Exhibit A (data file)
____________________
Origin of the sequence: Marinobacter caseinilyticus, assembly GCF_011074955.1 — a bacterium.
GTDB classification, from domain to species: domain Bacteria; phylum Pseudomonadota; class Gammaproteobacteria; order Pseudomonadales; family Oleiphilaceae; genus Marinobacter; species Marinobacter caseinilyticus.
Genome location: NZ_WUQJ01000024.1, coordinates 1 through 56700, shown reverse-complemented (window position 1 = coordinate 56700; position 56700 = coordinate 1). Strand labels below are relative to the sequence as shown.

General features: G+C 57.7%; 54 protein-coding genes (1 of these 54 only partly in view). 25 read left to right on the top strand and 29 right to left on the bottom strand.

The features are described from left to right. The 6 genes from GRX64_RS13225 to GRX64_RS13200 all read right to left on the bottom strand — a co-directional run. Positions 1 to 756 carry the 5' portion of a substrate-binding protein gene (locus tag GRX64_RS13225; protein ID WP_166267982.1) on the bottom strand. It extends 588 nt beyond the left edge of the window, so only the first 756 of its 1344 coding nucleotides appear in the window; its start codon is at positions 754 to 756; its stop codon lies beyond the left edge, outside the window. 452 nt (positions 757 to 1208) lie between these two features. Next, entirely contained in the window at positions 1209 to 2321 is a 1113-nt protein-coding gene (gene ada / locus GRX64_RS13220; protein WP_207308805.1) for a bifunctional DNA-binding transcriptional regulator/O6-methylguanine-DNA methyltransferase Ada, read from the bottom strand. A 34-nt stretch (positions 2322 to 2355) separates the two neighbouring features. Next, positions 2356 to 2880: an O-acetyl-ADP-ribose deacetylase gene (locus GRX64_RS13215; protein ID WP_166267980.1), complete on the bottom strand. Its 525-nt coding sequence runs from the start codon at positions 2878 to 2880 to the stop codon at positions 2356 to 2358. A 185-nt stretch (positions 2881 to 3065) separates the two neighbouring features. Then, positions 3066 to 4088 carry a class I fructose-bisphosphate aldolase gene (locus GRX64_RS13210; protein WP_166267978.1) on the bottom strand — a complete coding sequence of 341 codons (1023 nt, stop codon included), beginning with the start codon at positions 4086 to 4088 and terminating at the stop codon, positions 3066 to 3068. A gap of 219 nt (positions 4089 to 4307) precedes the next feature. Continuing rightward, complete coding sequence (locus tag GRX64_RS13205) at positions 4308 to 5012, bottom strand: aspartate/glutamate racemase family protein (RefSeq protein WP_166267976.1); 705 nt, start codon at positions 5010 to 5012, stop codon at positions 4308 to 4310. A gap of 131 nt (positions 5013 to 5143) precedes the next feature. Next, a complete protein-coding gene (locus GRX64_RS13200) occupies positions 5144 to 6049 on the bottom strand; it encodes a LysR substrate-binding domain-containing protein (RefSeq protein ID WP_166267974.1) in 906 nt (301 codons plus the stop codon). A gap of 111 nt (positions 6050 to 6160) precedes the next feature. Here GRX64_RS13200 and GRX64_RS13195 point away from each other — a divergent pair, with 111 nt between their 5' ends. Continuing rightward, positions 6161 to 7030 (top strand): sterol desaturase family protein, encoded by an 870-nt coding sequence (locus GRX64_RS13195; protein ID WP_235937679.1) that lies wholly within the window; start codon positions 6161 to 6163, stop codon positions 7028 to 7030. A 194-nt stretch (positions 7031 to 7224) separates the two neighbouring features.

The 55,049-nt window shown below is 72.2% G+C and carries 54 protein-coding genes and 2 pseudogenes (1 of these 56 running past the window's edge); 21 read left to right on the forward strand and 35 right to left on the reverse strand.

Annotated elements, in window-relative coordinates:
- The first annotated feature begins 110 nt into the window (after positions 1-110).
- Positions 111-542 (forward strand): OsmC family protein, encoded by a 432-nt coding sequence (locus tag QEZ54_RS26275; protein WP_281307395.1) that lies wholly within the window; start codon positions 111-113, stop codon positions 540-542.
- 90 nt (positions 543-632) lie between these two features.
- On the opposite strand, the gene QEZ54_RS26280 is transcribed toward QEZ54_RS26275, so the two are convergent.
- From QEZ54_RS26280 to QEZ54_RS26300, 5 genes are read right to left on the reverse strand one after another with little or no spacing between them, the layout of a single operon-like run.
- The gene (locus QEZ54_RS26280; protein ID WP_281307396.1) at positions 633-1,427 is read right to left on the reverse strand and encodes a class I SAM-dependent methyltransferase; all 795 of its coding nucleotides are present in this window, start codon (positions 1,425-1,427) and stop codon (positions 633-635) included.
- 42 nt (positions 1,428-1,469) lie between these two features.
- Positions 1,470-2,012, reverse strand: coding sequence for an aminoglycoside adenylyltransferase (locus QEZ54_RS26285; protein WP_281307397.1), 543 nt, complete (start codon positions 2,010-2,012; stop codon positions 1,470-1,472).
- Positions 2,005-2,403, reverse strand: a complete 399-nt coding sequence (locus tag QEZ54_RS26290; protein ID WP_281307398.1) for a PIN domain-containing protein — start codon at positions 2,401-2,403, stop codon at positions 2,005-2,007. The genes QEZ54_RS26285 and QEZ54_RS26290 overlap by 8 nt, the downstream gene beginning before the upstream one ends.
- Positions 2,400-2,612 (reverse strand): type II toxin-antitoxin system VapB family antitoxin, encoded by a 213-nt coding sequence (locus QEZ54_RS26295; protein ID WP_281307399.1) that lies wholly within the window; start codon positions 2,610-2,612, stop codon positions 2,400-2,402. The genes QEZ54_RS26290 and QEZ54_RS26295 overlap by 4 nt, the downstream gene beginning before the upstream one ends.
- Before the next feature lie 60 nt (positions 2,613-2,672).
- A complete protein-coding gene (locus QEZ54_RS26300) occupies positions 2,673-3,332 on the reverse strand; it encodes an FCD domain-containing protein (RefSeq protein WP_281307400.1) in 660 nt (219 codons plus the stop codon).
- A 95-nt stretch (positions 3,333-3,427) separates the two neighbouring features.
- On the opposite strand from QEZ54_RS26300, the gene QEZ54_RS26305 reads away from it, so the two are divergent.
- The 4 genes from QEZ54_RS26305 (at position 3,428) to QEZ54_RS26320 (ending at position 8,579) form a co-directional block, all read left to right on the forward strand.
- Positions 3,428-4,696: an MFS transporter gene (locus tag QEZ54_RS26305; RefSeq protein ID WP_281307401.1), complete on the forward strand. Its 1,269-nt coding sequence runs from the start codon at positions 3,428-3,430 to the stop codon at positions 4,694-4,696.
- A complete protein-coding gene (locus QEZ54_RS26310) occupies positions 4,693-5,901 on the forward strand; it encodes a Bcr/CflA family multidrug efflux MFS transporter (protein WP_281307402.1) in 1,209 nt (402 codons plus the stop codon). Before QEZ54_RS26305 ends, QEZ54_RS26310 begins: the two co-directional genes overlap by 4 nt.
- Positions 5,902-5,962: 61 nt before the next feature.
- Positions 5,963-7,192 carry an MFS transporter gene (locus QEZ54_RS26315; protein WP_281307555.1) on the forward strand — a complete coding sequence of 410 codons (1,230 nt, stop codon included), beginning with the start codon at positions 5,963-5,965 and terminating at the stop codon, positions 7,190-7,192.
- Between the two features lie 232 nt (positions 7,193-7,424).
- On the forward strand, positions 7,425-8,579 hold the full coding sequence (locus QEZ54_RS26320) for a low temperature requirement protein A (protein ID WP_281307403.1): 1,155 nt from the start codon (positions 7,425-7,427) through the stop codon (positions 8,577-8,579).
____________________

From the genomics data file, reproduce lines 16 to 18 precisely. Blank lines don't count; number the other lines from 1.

- Positions 2,005-2,403, reverse strand: a complete 399-nt coding sequence (locus tag QEZ54_RS26290; protein ID WP_281307398.1) for a PIN domain-containing protein — start codon at positions 2,401-2,403, stop codon at positions 2,005-2,007. The genes QEZ54_RS26285 and QEZ54_RS26290 overlap by 8 nt, the downstream gene beginning before the upstream one ends.
- Positions 2,400-2,612 (reverse strand): type II toxin-antitoxin system VapB family antitoxin, encoded by a 213-nt coding sequence (locus QEZ54_RS26295; protein ID WP_281307399.1) that lies wholly within the window; start codon positions 2,610-2,612, stop codon positions 2,400-2,402. The genes QEZ54_RS26290 and QEZ54_RS26295 overlap by 4 nt, the downstream gene beginning before the upstream one ends.
- Before the next feature lie 60 nt (positions 2,613-2,672).